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May 18, 2006, 03:41 PM
Wake up and smell the veg
norite's Avatar
Rave

Double Decker 'Bus Lands at Heathrow...


Full story here

Eat your heart out Boeing!
May 18, 2006, 04:08 PM
Registered User
"Monumental" is right. How long do you reckon it will take to clear the a/c, clear the ramp (or the busses), clear customs, or (if there is an incident) clear the bodies?

Seems to me one former limiting factor in the size of passenger planes was the death toll if one crashed.

Remember the story about the Piper Cub/Auster that crashed into a cemetery in ______? At last count 300 bodies had been removed......

howell
May 18, 2006, 05:16 PM
Go get them Meg!
lrsudog's Avatar
It's the Ford Excursion SUV of the commercial airliner world.
May 18, 2006, 06:20 PM
Wake up and smell the veg
norite's Avatar
Quote:
Originally Posted by lrsudog
It's the Ford Excursion SUV of the commercial airliner world.

Bzzzt.....Rubbish. Those Rolls Royce Trent 900 engines are the most fuel efficient engines ever! When the number of people this plane can carry, together with aircraft weight, cargo and fuel consumption are taken into account they're equivalent to the fuel efficency of 1.5 litre car, which is, er, more fuel efficient than an SUV.....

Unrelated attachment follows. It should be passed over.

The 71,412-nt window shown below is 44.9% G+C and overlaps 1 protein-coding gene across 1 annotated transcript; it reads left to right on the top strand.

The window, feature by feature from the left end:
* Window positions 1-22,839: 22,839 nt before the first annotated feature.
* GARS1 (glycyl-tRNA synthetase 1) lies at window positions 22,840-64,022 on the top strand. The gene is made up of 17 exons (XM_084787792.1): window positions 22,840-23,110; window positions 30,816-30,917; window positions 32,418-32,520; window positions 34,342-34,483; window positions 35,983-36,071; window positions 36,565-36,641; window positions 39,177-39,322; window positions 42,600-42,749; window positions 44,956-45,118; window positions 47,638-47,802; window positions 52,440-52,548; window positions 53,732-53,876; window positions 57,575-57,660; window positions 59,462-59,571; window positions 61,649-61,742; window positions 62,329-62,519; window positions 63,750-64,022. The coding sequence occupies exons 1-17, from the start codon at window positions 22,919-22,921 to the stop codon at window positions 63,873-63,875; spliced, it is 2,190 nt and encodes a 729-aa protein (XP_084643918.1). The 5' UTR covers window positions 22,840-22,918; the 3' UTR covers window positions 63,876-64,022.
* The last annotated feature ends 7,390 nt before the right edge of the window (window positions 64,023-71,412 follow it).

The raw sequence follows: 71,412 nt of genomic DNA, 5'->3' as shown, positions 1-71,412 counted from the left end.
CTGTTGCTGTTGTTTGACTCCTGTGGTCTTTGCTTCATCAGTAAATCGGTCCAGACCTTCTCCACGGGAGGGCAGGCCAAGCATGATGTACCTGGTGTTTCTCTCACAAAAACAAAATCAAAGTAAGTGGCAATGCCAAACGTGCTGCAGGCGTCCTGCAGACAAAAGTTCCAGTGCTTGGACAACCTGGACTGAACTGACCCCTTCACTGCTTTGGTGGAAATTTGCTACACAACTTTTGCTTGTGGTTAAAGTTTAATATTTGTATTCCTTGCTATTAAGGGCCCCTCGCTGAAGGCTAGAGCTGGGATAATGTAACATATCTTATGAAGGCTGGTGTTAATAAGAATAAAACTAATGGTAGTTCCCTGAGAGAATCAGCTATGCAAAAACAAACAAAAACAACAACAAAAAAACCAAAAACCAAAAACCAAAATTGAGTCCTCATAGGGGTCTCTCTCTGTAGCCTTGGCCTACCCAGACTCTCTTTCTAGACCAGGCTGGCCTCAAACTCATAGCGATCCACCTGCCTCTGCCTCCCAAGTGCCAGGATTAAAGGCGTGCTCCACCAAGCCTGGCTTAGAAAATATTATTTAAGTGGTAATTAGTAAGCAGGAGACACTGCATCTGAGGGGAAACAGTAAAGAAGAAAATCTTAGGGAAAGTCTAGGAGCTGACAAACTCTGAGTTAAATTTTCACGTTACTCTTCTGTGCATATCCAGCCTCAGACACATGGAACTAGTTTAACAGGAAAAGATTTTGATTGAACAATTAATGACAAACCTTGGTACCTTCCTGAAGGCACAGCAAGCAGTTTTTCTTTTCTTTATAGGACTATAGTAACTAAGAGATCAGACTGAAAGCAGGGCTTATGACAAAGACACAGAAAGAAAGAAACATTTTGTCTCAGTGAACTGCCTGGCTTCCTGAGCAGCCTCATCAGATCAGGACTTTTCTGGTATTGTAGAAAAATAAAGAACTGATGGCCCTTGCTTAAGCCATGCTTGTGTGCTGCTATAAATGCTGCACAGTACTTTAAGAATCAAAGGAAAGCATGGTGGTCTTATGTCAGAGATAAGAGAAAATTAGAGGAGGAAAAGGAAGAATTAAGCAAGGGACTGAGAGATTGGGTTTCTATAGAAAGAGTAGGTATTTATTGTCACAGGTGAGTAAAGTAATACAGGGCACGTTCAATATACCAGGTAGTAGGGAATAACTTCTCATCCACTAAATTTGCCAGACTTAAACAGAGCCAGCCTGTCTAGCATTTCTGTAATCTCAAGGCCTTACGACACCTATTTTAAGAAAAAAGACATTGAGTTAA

May 18, 2006, 06:26 PM
Ascended Master
Sparky Paul's Avatar
Does Hertz at Heathrow have 840 cars available for these passengers?
What's that do to the air quality?
How many of these SUVs can Heathrow (or any airport) put up with on any given day?
May 18, 2006, 06:38 PM
Go get them Meg!
lrsudog's Avatar
Quote:
Originally Posted by norite
Bzzzt.....Rubbish. Those Rolls Royce Trent 900 engines are the most fuel efficient engines ever! When the number of people this plane can carry, together with aircraft weight, cargo and fuel consumption are taken into account they're equivalent to the fuel efficency of 1.5 litre car, which is, er, more fuel efficient than an SUV.....
Only if it's full at all times.

The Excursion gets 13 MPG, and seats 9, and so when fully occupied delivers 117 passenger miles per gallon. That is exactly the same logic behind the efficiency numbers for the Airbus.

The only difference is that every highway the Excursion drives on does not have to be upgraded to the tune of half a billion dollars. I mean really, is that what is considered "Efficient"?

It's a magnificent achievement, but it remains to be seen if it's a smart investment.
Last edited by lrsudog; May 18, 2006 at 06:45 PM.
May 18, 2006, 06:43 PM
Foam Floats Better
UAVPilot's Avatar
I hate unloading from large planes, seems like the actual flight is shorter.
May 18, 2006, 06:56 PM
Thanks for the Fish!
aerogel's Avatar
It’s a great achievement for airbus….

As for the Boeing swipe
Airbus has to do a complete redesign of it new A350
To compete with the 787… 6 to 8 very long years of it
Boeing is set to take this market

Boeing looks to be eating and eating well but its not there heart
http://www.boeing.com/commercial/787...gramfacts.html
Last edited by aerogel; May 18, 2006 at 07:02 PM.
May 18, 2006, 08:22 PM
My other car...
noodle's Avatar
Quote:
Bzzzt.....Rubbish. Those Rolls Royce Trent 900 engines are the most fuel efficient engines ever! When the number of people this plane can carry, together with aircraft weight, cargo and fuel consumption are taken into account they're equivalent to the fuel efficency of 1.5 litre car, which is, er, more fuel efficient than an SUV.....